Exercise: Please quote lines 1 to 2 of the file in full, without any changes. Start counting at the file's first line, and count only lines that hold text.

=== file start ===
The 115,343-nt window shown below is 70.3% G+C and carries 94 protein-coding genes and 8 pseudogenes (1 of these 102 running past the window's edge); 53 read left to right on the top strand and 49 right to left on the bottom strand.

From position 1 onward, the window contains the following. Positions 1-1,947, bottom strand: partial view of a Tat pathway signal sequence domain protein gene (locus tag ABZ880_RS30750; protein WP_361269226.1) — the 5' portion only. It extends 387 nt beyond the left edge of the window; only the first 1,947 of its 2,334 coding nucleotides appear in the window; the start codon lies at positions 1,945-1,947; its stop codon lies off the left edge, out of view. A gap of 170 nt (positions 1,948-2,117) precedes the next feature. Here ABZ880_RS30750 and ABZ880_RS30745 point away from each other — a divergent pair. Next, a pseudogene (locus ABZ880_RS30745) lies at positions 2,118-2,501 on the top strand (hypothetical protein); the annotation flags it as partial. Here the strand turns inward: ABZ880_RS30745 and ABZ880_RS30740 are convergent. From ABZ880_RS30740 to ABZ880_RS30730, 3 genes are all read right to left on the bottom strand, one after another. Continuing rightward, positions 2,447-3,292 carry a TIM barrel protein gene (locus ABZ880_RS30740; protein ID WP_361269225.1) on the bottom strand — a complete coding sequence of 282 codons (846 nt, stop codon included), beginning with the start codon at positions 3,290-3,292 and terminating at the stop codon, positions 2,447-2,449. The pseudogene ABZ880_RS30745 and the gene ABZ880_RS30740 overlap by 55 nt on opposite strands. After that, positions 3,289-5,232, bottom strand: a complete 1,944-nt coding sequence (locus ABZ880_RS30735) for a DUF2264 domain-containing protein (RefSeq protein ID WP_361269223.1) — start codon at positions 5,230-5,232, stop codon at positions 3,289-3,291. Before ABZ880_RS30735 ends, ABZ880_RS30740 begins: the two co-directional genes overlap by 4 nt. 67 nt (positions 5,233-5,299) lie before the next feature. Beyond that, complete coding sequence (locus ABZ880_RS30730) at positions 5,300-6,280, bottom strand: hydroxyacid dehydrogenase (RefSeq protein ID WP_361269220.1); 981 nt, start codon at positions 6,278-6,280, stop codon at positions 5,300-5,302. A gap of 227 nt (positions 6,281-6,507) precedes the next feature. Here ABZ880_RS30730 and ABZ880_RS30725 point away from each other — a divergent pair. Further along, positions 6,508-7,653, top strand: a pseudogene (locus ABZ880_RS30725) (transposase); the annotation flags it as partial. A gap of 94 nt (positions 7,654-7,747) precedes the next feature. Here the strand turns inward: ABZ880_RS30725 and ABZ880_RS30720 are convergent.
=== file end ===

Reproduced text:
The 115,343-nt window shown below is 70.3% G+C and carries 94 protein-coding genes and 8 pseudogenes (1 of these 102 running past the window's edge); 53 read left to right on the top strand and 49 right to left on the bottom strand.

From position 1 onward, the window contains the following. Positions 1-1,947, bottom strand: partial view of a Tat pathway signal sequence domain protein gene (locus tag ABZ880_RS30750; protein WP_361269226.1) — the 5' portion only. It extends 387 nt beyond the left edge of the window; only the first 1,947 of its 2,334 coding nucleotides appear in the window; the start codon lies at positions 1,945-1,947; its stop codon lies off the left edge, out of view. A gap of 170 nt (positions 1,948-2,117) precedes the next feature. Here ABZ880_RS30750 and ABZ880_RS30745 point away from each other — a divergent pair. Next, a pseudogene (locus ABZ880_RS30745) lies at positions 2,118-2,501 on the top strand (hypothetical protein); the annotation flags it as partial. Here the strand turns inward: ABZ880_RS30745 and ABZ880_RS30740 are convergent. From ABZ880_RS30740 to ABZ880_RS30730, 3 genes are all read right to left on the bottom strand, one after another. Continuing rightward, positions 2,447-3,292 carry a TIM barrel protein gene (locus ABZ880_RS30740; protein ID WP_361269225.1) on the bottom strand — a complete coding sequence of 282 codons (846 nt, stop codon included), beginning with the start codon at positions 3,290-3,292 and terminating at the stop codon, positions 2,447-2,449. The pseudogene ABZ880_RS30745 and the gene ABZ880_RS30740 overlap by 55 nt on opposite strands. After that, positions 3,289-5,232, bottom strand: a complete 1,944-nt coding sequence (locus ABZ880_RS30735) for a DUF2264 domain-containing protein (RefSeq protein ID WP_361269223.1) — start codon at positions 5,230-5,232, stop codon at positions 3,289-3,291. Before ABZ880_RS30735 ends, ABZ880_RS30740 begins: the two co-directional genes overlap by 4 nt. 67 nt (positions 5,233-5,299) lie before the next feature. Beyond that, complete coding sequence (locus ABZ880_RS30730) at positions 5,300-6,280, bottom strand: hydroxyacid dehydrogenase (RefSeq protein ID WP_361269220.1); 981 nt, start codon at positions 6,278-6,280, stop codon at positions 5,300-5,302. A gap of 227 nt (positions 6,281-6,507) precedes the next feature. Here ABZ880_RS30730 and ABZ880_RS30725 point away from each other — a divergent pair. Further along, positions 6,508-7,653, top strand: a pseudogene (locus ABZ880_RS30725) (transposase); the annotation flags it as partial. A gap of 94 nt (positions 7,654-7,747) precedes the next feature. Here the strand turns inward: ABZ880_RS30725 and ABZ880_RS30720 are convergent.